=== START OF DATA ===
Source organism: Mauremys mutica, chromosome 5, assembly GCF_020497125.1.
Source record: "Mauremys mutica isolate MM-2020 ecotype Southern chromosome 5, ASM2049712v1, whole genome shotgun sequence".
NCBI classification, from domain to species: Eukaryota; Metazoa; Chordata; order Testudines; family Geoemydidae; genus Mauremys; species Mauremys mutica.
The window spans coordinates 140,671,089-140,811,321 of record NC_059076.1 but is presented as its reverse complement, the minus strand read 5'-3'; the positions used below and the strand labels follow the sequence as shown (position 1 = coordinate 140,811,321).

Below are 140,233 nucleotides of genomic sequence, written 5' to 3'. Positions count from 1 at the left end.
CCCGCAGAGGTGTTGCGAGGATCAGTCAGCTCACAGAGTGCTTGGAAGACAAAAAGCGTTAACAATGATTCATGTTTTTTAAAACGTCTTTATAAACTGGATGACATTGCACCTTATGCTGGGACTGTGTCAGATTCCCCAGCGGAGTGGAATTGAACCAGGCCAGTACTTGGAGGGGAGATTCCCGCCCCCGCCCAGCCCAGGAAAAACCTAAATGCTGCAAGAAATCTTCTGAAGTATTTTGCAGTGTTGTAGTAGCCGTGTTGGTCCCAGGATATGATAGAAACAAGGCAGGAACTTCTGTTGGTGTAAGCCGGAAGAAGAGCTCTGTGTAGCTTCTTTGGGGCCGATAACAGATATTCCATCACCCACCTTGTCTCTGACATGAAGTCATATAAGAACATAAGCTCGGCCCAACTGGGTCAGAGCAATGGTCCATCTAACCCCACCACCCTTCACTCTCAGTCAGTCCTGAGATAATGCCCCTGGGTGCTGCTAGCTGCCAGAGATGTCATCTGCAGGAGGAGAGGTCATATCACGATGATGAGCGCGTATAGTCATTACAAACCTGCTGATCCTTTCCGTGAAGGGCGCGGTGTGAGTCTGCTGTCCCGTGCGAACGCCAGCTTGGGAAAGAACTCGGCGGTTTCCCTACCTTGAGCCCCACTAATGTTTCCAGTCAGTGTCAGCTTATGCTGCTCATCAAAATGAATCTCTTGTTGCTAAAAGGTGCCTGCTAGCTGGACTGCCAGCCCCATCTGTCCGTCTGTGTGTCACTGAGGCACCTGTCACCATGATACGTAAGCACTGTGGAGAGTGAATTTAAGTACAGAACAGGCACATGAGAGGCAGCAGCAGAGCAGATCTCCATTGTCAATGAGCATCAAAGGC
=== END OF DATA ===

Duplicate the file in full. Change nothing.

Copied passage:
Source organism: Mauremys mutica, chromosome 5, assembly GCF_020497125.1.
Source record: "Mauremys mutica isolate MM-2020 ecotype Southern chromosome 5, ASM2049712v1, whole genome shotgun sequence".
NCBI classification, from domain to species: Eukaryota; Metazoa; Chordata; order Testudines; family Geoemydidae; genus Mauremys; species Mauremys mutica.
The window spans coordinates 140,671,089-140,811,321 of record NC_059076.1 but is presented as its reverse complement, the minus strand read 5'-3'; the positions used below and the strand labels follow the sequence as shown (position 1 = coordinate 140,811,321).

Below are 140,233 nucleotides of genomic sequence, written 5' to 3'. Positions count from 1 at the left end.
CCCGCAGAGGTGTTGCGAGGATCAGTCAGCTCACAGAGTGCTTGGAAGACAAAAAGCGTTAACAATGATTCATGTTTTTTAAAACGTCTTTATAAACTGGATGACATTGCACCTTATGCTGGGACTGTGTCAGATTCCCCAGCGGAGTGGAATTGAACCAGGCCAGTACTTGGAGGGGAGATTCCCGCCCCCGCCCAGCCCAGGAAAAACCTAAATGCTGCAAGAAATCTTCTGAAGTATTTTGCAGTGTTGTAGTAGCCGTGTTGGTCCCAGGATATGATAGAAACAAGGCAGGAACTTCTGTTGGTGTAAGCCGGAAGAAGAGCTCTGTGTAGCTTCTTTGGGGCCGATAACAGATATTCCATCACCCACCTTGTCTCTGACATGAAGTCATATAAGAACATAAGCTCGGCCCAACTGGGTCAGAGCAATGGTCCATCTAACCCCACCACCCTTCACTCTCAGTCAGTCCTGAGATAATGCCCCTGGGTGCTGCTAGCTGCCAGAGATGTCATCTGCAGGAGGAGAGGTCATATCACGATGATGAGCGCGTATAGTCATTACAAACCTGCTGATCCTTTCCGTGAAGGGCGCGGTGTGAGTCTGCTGTCCCGTGCGAACGCCAGCTTGGGAAAGAACTCGGCGGTTTCCCTACCTTGAGCCCCACTAATGTTTCCAGTCAGTGTCAGCTTATGCTGCTCATCAAAATGAATCTCTTGTTGCTAAAAGGTGCCTGCTAGCTGGACTGCCAGCCCCATCTGTCCGTCTGTGTGTCACTGAGGCACCTGTCACCATGATACGTAAGCACTGTGGAGAGTGAATTTAAGTACAGAACAGGCACATGAGAGGCAGCAGCAGAGCAGATCTCCATTGTCAATGAGCATCAAAGGC